Bridge — and cost to replace it — set to rise on U.S. 1 in Jupiter


The new U.S. 1 bridge over the Loxahatchee River in Jupiter won’t exactly tower over the nearby landscape — but it could be 40 percent taller than the current bridge. And it could cost nearly 50 percent more than originally reported.

Officials say the height will significantly scale back drawbridge openings, but there is concern it could obscure the view of the lighthouse.

After meeting with the public and Jupiter officials over the past two years, the Florida Department of Transportation has chosen its preferred height for the bridge: 35 feet, up from the 25 feet of vertical clearance it now offers boaters.

The estimated cost: just over $117 million — up from the previously reported $80 million.

The bridge is sorely in need of replacement, state officials have told the town. In a presentation before the Palm Beach Metropolitan Planning Organization Board on Monday, Paul Cherry, an engineer with FDOT consultant Kimley Horn, said that the age of the bridge makes improvements to the existing structure more costly in the longterm than planning now to replace the bridge.

Cherry said of the five alternatives considered by FDOT — including doing nothing — there was “lots of support in the community” for the 35-foot option. Engineers estimate it will lead to about 44 percent fewer drawbridge openings, and it will have the greatest improvement of all of the options, Cherry added. Raising the bridge to 40 feet was the tallest option, and would cut drawbridge openings by 49 percent — but that’s too high, said town Councilman Wayne Posner.

“It would hurt the view of the lighthouse,” Posner said.

The new bridge at 35 feet would be the same height as the Indiantown Road bridge above the Intracoastal Waterway, said MPO Commissioner and Jupiter town council member Jim Kuretski.

The bridge also will be wider. Right now it is about 65 feet across; the new bridge will be about 100 feet across. Where the current bridge only has a small shoulder, the new bridge will have an eight-foot sidewalk separated from the roadway by a barrier, and an eight-foot shoulder that will include a seven-foot bike lane.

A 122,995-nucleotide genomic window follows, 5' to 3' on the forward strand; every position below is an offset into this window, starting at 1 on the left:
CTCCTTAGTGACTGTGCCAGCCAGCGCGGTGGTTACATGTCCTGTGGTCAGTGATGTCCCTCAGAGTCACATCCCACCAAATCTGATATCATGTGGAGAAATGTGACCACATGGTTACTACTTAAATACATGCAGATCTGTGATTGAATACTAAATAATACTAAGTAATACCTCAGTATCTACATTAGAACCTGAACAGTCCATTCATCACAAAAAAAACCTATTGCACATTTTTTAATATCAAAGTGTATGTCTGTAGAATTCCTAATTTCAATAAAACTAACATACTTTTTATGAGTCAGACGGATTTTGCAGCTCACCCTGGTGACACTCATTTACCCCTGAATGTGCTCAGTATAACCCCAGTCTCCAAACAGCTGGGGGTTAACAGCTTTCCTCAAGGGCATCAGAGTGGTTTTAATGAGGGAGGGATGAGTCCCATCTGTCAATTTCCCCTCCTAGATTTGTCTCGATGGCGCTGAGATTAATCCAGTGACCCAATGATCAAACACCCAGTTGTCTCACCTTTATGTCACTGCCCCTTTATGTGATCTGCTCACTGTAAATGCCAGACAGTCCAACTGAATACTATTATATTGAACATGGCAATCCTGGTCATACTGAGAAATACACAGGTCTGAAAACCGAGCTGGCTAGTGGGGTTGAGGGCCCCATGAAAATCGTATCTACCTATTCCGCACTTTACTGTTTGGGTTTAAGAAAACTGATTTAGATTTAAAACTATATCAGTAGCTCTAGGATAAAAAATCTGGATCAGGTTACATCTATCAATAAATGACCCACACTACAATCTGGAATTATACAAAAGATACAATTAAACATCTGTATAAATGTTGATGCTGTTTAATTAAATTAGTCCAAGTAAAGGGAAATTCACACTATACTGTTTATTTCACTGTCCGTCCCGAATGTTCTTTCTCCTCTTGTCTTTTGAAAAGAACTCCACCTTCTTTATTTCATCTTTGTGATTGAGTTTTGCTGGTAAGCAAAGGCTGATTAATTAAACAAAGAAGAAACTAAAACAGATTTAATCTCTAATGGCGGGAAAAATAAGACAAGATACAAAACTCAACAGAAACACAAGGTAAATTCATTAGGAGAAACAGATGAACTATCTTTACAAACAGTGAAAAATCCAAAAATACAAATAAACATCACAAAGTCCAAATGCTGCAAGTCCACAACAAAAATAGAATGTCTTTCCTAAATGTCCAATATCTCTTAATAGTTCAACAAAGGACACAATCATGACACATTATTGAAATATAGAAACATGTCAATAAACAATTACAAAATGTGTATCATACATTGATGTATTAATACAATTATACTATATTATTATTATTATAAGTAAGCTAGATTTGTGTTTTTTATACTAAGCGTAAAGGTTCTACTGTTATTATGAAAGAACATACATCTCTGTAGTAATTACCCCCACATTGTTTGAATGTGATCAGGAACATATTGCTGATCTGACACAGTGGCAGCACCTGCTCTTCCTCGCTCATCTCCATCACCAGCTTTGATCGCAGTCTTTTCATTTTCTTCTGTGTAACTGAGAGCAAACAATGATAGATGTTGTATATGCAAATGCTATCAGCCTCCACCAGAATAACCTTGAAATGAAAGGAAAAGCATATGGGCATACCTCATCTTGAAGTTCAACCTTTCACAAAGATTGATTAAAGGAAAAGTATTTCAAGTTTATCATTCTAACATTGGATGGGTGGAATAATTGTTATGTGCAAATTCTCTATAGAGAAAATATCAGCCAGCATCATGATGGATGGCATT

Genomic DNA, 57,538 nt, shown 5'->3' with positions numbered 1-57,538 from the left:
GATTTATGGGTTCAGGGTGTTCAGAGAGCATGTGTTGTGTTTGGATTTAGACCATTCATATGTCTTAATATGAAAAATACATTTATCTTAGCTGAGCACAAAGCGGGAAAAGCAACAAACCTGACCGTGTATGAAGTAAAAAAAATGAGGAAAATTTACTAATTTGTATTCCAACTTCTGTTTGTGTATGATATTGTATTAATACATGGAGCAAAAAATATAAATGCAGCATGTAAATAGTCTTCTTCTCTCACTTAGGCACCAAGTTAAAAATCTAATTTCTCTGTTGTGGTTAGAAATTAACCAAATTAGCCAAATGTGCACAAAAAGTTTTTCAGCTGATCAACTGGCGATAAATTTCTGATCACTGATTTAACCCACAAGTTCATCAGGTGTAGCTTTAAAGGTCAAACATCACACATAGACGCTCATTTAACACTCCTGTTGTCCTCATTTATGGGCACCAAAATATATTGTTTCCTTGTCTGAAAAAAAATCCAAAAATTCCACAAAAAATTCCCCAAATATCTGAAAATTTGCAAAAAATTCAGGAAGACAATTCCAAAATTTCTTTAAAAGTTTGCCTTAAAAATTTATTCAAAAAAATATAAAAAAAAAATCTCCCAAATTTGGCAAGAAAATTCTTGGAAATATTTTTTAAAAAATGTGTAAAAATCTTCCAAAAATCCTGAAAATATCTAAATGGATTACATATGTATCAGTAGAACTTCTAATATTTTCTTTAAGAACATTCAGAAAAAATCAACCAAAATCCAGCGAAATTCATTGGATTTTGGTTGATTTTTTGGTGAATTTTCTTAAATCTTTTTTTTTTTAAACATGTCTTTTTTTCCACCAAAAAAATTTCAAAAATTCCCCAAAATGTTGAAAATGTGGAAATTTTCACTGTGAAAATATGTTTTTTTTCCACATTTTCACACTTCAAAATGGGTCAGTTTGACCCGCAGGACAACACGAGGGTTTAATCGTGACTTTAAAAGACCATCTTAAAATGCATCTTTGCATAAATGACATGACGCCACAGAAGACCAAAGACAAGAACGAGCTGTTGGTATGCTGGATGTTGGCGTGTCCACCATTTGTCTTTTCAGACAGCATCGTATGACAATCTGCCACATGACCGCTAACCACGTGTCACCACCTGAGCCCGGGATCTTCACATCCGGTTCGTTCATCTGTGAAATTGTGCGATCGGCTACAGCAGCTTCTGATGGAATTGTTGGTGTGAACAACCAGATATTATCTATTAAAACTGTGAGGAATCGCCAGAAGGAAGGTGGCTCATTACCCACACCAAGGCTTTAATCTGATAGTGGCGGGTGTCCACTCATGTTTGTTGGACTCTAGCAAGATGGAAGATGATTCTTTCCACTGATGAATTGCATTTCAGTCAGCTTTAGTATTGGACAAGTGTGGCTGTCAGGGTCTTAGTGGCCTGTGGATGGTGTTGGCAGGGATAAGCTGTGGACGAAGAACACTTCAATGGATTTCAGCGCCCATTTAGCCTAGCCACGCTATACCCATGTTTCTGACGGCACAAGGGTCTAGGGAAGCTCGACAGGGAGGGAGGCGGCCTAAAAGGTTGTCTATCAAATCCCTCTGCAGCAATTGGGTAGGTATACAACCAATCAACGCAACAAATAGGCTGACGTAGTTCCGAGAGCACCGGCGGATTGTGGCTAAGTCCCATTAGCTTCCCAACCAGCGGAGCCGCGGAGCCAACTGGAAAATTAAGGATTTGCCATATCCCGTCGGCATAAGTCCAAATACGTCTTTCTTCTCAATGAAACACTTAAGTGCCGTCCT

“The new bridge will be a huge improvement for public safety,” Kuretski said.

Cherry also presented two options for the design of the bridge’s tender house. Option B is more reminiscent of a lighthouse — with the Jupiter Lighthouse sitting just about 1,000 feet from the bridge — and the other option follows a more traditional design for a tender house.

While the MPO Board voted unanimously to approve the preferred option, FDOT must hold another public hearing — slated for the spring — and present the plan to Jupiter officials before moving forward with construction.

Officials also must decide on how to handle traffic during construction. One alternative is to keep one lane open in each direction on the current bridge until half of the new bridge is built, then shift traffic there until the new bridge is completed — similar to what has been done with the Flagler Memorial Bridge being built between West Palm Beach and Palm Beach.

The other option is to divert traffic to Alternate A1A, which would allow the bridge to be completed faster. And it would cost less, Cherry said. But he added that option would require motorists to spend more time in their vehicles going around the bridge.

“When you take into consideration the wear and tear on vehicles, the gas money and the inconvenience to drivers and disruptions to businesses, it makes more sense to keep the bridge open during construction,” Posner said.

Turn lanes must be improved, Kuretski said. He noted that traffic heading east on PGA Boulevard from the Intracoastal Waterway often backs up after a bridge opening.

Although the bridge could close completely during construction, Cherry said that can’t happen without the town’s approval, so a decision on that has not yet been made.



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